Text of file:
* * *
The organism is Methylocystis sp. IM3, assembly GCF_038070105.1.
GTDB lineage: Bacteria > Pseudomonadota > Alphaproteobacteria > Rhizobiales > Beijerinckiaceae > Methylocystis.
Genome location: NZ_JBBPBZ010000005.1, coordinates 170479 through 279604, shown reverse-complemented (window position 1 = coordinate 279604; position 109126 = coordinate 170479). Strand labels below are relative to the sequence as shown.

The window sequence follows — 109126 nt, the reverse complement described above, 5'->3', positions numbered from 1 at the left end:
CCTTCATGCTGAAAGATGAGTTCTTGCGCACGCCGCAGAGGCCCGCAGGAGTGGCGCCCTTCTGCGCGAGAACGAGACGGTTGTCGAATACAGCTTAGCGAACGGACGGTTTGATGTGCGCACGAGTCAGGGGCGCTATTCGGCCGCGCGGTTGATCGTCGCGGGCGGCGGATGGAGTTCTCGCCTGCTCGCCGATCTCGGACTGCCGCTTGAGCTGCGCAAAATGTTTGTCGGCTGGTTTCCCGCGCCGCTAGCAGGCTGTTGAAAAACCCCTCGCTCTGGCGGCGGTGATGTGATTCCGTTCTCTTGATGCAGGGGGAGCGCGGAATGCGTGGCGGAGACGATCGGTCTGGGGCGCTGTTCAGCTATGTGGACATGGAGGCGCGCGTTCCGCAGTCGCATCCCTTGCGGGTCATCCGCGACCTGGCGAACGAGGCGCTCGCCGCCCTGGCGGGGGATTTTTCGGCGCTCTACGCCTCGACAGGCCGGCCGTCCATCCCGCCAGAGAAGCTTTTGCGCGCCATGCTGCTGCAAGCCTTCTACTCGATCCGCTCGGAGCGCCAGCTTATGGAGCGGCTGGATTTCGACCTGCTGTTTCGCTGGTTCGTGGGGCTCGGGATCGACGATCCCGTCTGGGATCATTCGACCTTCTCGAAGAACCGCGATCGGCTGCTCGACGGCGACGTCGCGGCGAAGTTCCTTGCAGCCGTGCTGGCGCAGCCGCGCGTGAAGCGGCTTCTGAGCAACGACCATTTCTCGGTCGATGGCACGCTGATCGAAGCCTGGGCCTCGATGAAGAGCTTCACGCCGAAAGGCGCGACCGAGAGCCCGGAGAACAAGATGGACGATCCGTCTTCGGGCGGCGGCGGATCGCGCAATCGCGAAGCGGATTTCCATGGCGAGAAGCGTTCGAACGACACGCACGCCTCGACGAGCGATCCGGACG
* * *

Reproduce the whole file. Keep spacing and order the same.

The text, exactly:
The organism is Methylocystis sp. IM3, assembly GCF_038070105.1.
GTDB lineage: Bacteria > Pseudomonadota > Alphaproteobacteria > Rhizobiales > Beijerinckiaceae > Methylocystis.
Genome location: NZ_JBBPBZ010000005.1, coordinates 170479 through 279604, shown reverse-complemented (window position 1 = coordinate 279604; position 109126 = coordinate 170479). Strand labels below are relative to the sequence as shown.

The window sequence follows — 109126 nt, the reverse complement described above, 5'->3', positions numbered from 1 at the left end:
CCTTCATGCTGAAAGATGAGTTCTTGCGCACGCCGCAGAGGCCCGCAGGAGTGGCGCCCTTCTGCGCGAGAACGAGACGGTTGTCGAATACAGCTTAGCGAACGGACGGTTTGATGTGCGCACGAGTCAGGGGCGCTATTCGGCCGCGCGGTTGATCGTCGCGGGCGGCGGATGGAGTTCTCGCCTGCTCGCCGATCTCGGACTGCCGCTTGAGCTGCGCAAAATGTTTGTCGGCTGGTTTCCCGCGCCGCTAGCAGGCTGTTGAAAAACCCCTCGCTCTGGCGGCGGTGATGTGATTCCGTTCTCTTGATGCAGGGGGAGCGCGGAATGCGTGGCGGAGACGATCGGTCTGGGGCGCTGTTCAGCTATGTGGACATGGAGGCGCGCGTTCCGCAGTCGCATCCCTTGCGGGTCATCCGCGACCTGGCGAACGAGGCGCTCGCCGCCCTGGCGGGGGATTTTTCGGCGCTCTACGCCTCGACAGGCCGGCCGTCCATCCCGCCAGAGAAGCTTTTGCGCGCCATGCTGCTGCAAGCCTTCTACTCGATCCGCTCGGAGCGCCAGCTTATGGAGCGGCTGGATTTCGACCTGCTGTTTCGCTGGTTCGTGGGGCTCGGGATCGACGATCCCGTCTGGGATCATTCGACCTTCTCGAAGAACCGCGATCGGCTGCTCGACGGCGACGTCGCGGCGAAGTTCCTTGCAGCCGTGCTGGCGCAGCCGCGCGTGAAGCGGCTTCTGAGCAACGACCATTTCTCGGTCGATGGCACGCTGATCGAAGCCTGGGCCTCGATGAAGAGCTTCACGCCGAAAGGCGCGACCGAGAGCCCGGAGAACAAGATGGACGATCCGTCTTCGGGCGGCGGCGGATCGCGCAATCGCGAAGCGGATTTCCATGGCGAGAAGCGTTCGAACGACACGCACGCCTCGACGAGCGATCCGGACG